I wonder whether this new Christmas paradigm is a result of capitalism’s persistent strength (backed by the consumerist ideology) or the collapse of religion and the social nature of “holidays” that stem from the destruction of interpersonal bonds. Christmas without gifts, or with a single/simple one per person, is much different to the orgasmic (but short-lived) shopping frenzy and gift-unwrapping craze, that occur these days around millions of cut-down trees that begin their death many days before Dec 24th and keep-on-dying as we “celebrate” a miracle with immense quantities of food, alcohol and destroy our minds with crappy TV that keeps showing useless shows to the brainwashed and over-fed popluation of the mindless?
The extremes are fascinating – celebration of life with dead trees, piety with copious amounts of food, modesty through spending thousands on gifts, humility through the arrogance of buying people gifts they don’t need. We have found a way to run away from the much needed “period of family bonding” and turned into an ultimate capitalist fake: showing our “love” through junk, finding every opportunity to escape deep and meaningful conversations, learning about each other, strenghtening inter family bonds, helping and supporting those in need.

Admittedly, the next event will be less product oriented as no one has invented too many justifications for product purchasing on New Year’s Eve, but within a month and a half (Feb 14th) we will all rush out to show our love in the most Capitalistic of ways: by buying “red stuff”, “sexy stuff”, “love stuff”. Maybe, it is our fault, as we have fogotten what a true human-human bond is like, and now we seek to cover-up our incompetencies by flooding those close to us with useless gifts? Afterall, it is much easier to give a car to a kid once a year than to show love, compassion and attention (often in the greatest deficit) every day for 365 in a row? Somewhere, some time ago, we’ve been taught that a single gift can make up months of neglect or even evil. Should we blame it on the corporations, pushing forth their culture and ideologuy of consumerist happiness or should we look deep within ourselves and root out OUR weaknesses that misguide us into buying…things?

The future of ISIS (short and bloody)

France’s response to the Paris massacre should be defined as lukewarm at best. Several fighter-bombers dropped some ordnance on a few locations, where the ISIS idiots have been sheltering. France is now placing a lot of importance on “returning to life as usual” as a major form of resisting ISIS. Is this because the Christmas shopping period is coming up? Where is the big punch, the overwhelming response, the shock&awe?

While “boots on the ground” are now unrealistic and would provide ISIS fighters with an opportunity to fulfil their greatest desire of fighting the American devils on middle-eastern soil, the world does have other response mechanisms. Ones that would provide the crazy extremists with what they desire – death (their own). And, lots of it.

Question 1: Where is Curtis LeMay, when you need a crazy general from Strategic Air Command, quoted as: “I’ll tell you what war is about, you’ve got to kill people, and when you’ve killed enough they stop fighting.” Simple. It cannot be 20 aircraft bombing some targets on a large territory. The challenge is to undertake a sustained, effective and overwhelming campaign, which will prevent ISIS from renewing its resource base. Ergo: destroy their assets faster than they can replenish them. This requires a coalition effort or just an angry US with 2 aircraft carriers in the region and some strategic bombers flying long-range missions (are they still based in UK?).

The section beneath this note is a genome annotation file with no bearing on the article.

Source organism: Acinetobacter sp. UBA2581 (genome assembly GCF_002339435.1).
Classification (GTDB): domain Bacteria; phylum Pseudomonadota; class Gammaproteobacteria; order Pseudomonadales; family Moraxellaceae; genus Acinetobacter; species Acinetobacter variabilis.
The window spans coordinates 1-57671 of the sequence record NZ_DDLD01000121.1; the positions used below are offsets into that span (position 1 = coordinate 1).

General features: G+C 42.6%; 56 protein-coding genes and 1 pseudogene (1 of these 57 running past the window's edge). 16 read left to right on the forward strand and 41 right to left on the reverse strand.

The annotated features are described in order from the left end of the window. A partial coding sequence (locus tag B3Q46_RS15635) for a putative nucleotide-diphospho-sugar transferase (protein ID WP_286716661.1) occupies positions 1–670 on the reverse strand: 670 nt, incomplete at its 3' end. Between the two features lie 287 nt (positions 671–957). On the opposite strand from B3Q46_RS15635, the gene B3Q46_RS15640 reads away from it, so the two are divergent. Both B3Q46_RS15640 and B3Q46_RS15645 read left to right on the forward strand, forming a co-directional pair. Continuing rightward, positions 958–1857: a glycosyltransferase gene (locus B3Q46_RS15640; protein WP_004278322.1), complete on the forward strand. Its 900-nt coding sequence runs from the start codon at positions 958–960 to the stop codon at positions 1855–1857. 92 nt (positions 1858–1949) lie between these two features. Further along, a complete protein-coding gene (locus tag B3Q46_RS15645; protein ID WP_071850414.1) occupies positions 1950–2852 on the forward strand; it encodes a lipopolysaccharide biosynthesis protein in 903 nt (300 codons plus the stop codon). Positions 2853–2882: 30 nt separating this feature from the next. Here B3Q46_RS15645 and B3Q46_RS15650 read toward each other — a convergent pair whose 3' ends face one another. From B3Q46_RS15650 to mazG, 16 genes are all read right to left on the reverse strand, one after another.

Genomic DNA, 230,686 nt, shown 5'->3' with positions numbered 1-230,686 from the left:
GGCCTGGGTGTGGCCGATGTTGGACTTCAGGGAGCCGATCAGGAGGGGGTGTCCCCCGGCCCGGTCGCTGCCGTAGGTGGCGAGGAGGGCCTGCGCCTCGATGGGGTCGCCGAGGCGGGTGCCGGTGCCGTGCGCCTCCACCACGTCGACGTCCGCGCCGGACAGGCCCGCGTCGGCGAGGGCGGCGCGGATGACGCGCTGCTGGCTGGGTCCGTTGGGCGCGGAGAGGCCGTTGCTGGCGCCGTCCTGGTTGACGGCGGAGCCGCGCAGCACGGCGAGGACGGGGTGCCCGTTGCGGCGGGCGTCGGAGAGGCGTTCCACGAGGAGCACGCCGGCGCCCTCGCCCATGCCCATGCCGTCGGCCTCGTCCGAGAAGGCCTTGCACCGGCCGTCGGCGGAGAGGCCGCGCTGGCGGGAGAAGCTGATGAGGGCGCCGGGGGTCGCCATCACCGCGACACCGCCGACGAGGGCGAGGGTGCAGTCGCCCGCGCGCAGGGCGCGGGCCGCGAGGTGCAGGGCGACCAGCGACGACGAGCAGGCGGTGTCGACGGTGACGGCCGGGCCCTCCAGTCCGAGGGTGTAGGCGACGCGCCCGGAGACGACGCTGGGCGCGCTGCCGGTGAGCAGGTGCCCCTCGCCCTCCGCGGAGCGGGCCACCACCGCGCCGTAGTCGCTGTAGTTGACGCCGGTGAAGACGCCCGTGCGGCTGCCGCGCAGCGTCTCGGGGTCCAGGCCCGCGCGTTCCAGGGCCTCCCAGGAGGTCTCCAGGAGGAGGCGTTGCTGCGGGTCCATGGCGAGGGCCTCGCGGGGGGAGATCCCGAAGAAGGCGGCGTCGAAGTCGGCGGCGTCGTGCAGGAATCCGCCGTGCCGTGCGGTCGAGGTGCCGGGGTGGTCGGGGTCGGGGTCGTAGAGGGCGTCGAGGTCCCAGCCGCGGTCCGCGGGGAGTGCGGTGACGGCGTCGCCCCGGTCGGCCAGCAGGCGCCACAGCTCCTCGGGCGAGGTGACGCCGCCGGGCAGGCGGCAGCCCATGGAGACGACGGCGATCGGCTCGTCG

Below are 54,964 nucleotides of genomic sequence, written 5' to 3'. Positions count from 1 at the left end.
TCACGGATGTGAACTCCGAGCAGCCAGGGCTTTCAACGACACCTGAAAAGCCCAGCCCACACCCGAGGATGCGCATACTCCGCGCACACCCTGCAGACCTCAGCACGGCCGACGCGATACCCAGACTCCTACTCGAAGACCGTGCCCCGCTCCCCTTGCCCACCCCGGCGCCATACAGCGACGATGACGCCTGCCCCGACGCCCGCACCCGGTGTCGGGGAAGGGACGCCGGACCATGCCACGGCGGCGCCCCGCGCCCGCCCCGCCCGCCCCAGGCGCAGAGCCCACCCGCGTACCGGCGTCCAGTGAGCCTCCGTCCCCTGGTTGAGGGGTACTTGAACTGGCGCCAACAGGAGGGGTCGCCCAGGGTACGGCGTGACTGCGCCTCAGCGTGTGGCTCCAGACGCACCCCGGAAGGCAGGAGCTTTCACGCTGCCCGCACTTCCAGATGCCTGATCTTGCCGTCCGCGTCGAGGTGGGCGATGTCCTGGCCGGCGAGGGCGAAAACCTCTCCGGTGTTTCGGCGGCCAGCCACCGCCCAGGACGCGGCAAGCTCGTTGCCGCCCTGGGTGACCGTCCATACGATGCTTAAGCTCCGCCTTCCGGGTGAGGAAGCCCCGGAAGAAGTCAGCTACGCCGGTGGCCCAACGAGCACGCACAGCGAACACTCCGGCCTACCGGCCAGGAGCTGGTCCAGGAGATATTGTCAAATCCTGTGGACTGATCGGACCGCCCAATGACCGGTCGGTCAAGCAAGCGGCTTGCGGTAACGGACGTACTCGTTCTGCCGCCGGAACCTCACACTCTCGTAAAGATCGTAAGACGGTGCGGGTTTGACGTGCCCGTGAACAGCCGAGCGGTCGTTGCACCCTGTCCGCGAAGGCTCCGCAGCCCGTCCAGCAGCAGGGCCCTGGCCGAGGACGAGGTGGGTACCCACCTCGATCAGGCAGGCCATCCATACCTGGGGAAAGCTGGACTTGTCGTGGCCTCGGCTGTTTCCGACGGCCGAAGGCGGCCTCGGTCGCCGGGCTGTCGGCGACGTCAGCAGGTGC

airborne death

Question 2 (resulting from the above): Don’t you think that Saddam is now vindicated in his strategies? Remember when US invaded Iraq and Saddam started burning oil fields? A cool strategy of “denial”, that will work against ISIS as well, seeing that the terrorists are earning an estimated 50 million USD per week from sales of oil. That in turn means that they have unlimited money for buying weapons, equipment, food, etc. Did you notice that the Toyota pickups they always use, have been getting newer and better? Who is the Toyota dealer for Iraq?

and we worry about car pollution

Question 3: Where is SOCOM when you really need them? US special Operations Command has proven itself as a hyper-effective tool for the elimination of Taliban in Afghanistan and Pakistan, so why not shift their efforts and capabilities to a new target? In all types of ideological movements, the secret to their defeat is to attack the leadership – those who put stupid ideas into heads of idiots and then tell those frenzied idiots to go and do crazy shit. So, as SOCOM already did in Afghanistan, you go after the ISIS leadership with surgical drone strikes and targeted assassinations. As an illegitimate non-state pretentious wannabe, ISIS leadership are not state leaders, so they will not find protection under international law. Good. Their morning coffee and cigarette on a balcony will now be done with a though that a drone could be just over the horizon.

cool badges on their arms

Question 4: will Anonymous help the various governments by providing vital digital data about ISIS’s online operations. This cooperating would be unprecedented and, undoubtedly, short-lived as the hackers and Western governments have only ISIS in common. Nonetheless, ISIS digital operations would be a source of good targeting data – imagine an ISIS leader talking online and that data passed to a circling American bomber with a nice 500kg “gift” to be dropped on THAT particlar “internet location”. If the hackers could wipe out more accounts, steal money from the rabid crazies, that would be even cooler.

Question 5: when will European governments shift their security policies to preventative detentions, targeted removals of individuals with proven links but against whom no “binding in court” information can be acquired? What about stripping of nationalities from extremists and kicking them back to the sand dunes that house ISIS? Is anyone deluding themselves that Europe will NOT go towards deportations? The current softness towards migrants is a temporary thing, trust me.